Evaluating Reverse Mortgages As InvestmentsAdvisor Perspectives
Reverse mortgages have been receiving considerable attention in recent years as a retirement planning tool, with particular focus on the line of credit (LOC) feature. Retirees may be able to use a LOC to provide additional funds for retirement or in more specialized ways such as supplementing retirement savings portfolios during stock market downturns. Much of the research on such uses, including my own, has involved building full financial planning models that incorporate LOCs.
However, it is useful to narrow the focus to the performance of LOCs, as one would for any financial investment. That is the approach I will take in this article to provide an additional perspective for analyzing reverse mortgages.
This article is based on an example of a 65-year-old individual owning a $350,000 home and utilizing a LOC, and the loan parameters are generated using the calculator provided by the National Reverse Mortgage Lenders Association (NRMLA). Under HUD rules, this individual can obtain a reverse mortgage LOC with a gross amount of $183,050. The up-front costs for setting up the LOC – loan origination, mortgage insurance, closing costs – are estimated to be $15,326 and, assuming those are borrowed as part of the reverse mortgage, the net amount available as a LOC is $167,724. This borrowing source will be accessible as-needed, and repayment will not be required until the borrower permanently leaves his or her home. Also, the loan is nonrecourse, and the borrower’s repayment obligation is capped at 95% of the appraised value of the home – no worries about deficiency payments as with a conventional mortgage.
The interest rate for the LOC loan is a variable rate based on 1-month LIBOR plus add-ons for loan origination and mortgage insurance. The initial loan rate is 4.64% based on the NRMLA calculator, although lenders do have some flexibility in setting loan rates and front-end charges. A unique reverse mortgage feature is that the LOC does not remain fixed at the initial amount, but, instead, any unused LOC grows at the variable loan rate.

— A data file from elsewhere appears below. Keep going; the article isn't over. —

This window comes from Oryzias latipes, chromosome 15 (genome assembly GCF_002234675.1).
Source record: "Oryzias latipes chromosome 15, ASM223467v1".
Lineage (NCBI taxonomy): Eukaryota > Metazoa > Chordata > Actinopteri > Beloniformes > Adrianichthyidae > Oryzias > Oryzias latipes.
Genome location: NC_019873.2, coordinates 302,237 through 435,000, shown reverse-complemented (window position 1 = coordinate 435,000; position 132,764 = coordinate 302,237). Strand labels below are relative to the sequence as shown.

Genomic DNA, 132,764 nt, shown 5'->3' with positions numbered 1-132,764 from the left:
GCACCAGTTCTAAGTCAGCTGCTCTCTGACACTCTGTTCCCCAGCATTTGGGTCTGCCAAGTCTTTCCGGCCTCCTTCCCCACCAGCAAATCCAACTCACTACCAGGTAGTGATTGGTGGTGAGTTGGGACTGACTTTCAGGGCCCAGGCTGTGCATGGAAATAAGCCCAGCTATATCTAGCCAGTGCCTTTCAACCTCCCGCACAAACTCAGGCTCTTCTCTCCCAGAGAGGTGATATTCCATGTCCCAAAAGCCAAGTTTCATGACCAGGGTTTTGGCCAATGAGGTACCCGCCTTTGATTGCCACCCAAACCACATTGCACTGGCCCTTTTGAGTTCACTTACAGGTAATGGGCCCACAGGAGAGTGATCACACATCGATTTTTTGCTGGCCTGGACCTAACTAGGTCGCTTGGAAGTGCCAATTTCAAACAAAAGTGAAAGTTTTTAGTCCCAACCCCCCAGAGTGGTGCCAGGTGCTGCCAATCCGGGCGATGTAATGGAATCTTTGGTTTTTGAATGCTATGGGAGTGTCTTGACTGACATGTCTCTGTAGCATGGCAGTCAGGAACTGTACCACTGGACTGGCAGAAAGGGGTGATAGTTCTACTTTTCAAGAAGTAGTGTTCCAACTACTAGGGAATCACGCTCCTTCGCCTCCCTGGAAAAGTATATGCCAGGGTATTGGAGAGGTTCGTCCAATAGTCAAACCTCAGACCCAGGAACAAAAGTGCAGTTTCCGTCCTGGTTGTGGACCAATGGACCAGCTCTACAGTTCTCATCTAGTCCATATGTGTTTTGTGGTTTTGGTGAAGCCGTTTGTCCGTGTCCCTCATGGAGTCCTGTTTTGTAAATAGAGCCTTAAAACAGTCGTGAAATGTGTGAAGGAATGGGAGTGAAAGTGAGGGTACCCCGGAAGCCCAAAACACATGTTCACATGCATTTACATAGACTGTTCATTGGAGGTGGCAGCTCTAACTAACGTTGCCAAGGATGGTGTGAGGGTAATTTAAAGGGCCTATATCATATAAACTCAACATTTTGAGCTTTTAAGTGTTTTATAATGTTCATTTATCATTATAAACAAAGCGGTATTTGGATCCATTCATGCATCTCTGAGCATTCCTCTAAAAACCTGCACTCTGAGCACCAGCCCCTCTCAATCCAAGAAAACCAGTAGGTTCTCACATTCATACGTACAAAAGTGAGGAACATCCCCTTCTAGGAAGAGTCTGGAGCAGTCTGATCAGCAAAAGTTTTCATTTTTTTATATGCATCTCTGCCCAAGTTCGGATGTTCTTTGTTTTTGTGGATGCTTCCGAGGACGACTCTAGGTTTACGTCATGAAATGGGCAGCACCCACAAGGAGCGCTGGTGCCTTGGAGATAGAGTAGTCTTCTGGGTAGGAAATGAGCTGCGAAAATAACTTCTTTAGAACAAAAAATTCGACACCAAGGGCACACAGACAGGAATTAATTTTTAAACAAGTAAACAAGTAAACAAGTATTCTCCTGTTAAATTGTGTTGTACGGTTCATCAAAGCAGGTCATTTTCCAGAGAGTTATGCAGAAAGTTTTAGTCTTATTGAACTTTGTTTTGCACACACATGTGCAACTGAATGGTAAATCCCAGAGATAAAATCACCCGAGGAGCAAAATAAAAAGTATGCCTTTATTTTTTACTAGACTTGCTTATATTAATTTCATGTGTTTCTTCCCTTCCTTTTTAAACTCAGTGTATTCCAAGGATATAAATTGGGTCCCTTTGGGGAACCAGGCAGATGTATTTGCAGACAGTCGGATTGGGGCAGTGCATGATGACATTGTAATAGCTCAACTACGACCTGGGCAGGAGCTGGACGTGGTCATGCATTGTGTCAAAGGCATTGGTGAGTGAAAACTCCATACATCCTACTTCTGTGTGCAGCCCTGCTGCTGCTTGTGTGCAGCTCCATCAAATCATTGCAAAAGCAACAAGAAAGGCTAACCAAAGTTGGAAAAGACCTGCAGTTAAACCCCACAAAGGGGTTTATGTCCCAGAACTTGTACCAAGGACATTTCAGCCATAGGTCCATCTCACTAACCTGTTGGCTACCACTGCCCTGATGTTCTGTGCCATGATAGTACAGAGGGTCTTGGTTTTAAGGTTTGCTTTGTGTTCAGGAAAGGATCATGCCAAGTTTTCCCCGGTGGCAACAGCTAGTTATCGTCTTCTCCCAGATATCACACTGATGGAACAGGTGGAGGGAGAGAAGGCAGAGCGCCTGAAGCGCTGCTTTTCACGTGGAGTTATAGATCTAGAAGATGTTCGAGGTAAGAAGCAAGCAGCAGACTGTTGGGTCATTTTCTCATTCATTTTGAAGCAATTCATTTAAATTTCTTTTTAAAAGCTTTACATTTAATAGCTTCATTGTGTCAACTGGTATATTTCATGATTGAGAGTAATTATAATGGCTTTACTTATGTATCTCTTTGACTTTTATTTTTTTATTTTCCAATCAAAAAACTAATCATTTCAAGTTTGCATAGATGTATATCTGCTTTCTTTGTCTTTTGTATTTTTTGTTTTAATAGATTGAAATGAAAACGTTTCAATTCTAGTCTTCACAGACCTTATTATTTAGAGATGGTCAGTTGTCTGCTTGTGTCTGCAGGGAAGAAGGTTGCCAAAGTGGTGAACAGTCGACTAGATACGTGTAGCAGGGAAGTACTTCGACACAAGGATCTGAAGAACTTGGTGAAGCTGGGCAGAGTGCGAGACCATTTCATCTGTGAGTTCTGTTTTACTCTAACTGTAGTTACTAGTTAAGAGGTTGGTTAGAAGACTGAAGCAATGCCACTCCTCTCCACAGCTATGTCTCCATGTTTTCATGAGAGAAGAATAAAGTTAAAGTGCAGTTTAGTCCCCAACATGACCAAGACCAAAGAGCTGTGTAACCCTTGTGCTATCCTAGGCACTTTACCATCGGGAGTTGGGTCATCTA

My analysis is pre-tax, and LOC borrowings are, indeed, tax free. There may be some deductibility of loan interest at the time of repayment, but the tax rules on this are not completely settled.
Measuring LOC performance
We now turn to the task of determining how best to assess the performance of the LOC as a financial instrument. The basic structure involves periodically borrowing funds as withdrawals from the LOC and then repaying the loan when the reverse mortgage is closed out. In the most straightforward cases, the repayment is simply the loan balance, i.e. the accumulation of the withdrawals at the variable interest rate charged for the reverse mortgage loan. But there are a couple of additional considerations that may also affect the performance measurement:
- If the up-front costs of setting up the reverse mortgage are borrowed as part of the reverse mortgage, they will also accumulate interest charges and be included in the total loan balance.
- If, at the time of loan repayment, the reverse mortgage loan balance exceeds 95% (i.e., if the value of the home declines over the loan period, or if the mortgage balance grows above this threshold) of the appraised home value, the nonrecourse character of the reverse mortgage limits the required repayment to this 95% value.
More generally the “repayment” can be thought of as the difference between: (1) the home value that would have been realized without a reverse mortgage and (2) the actual home value (if any) realized after reverse mortgage loan payoff.
Read the full article here by Joe Tomlinson, Advisor Perspectives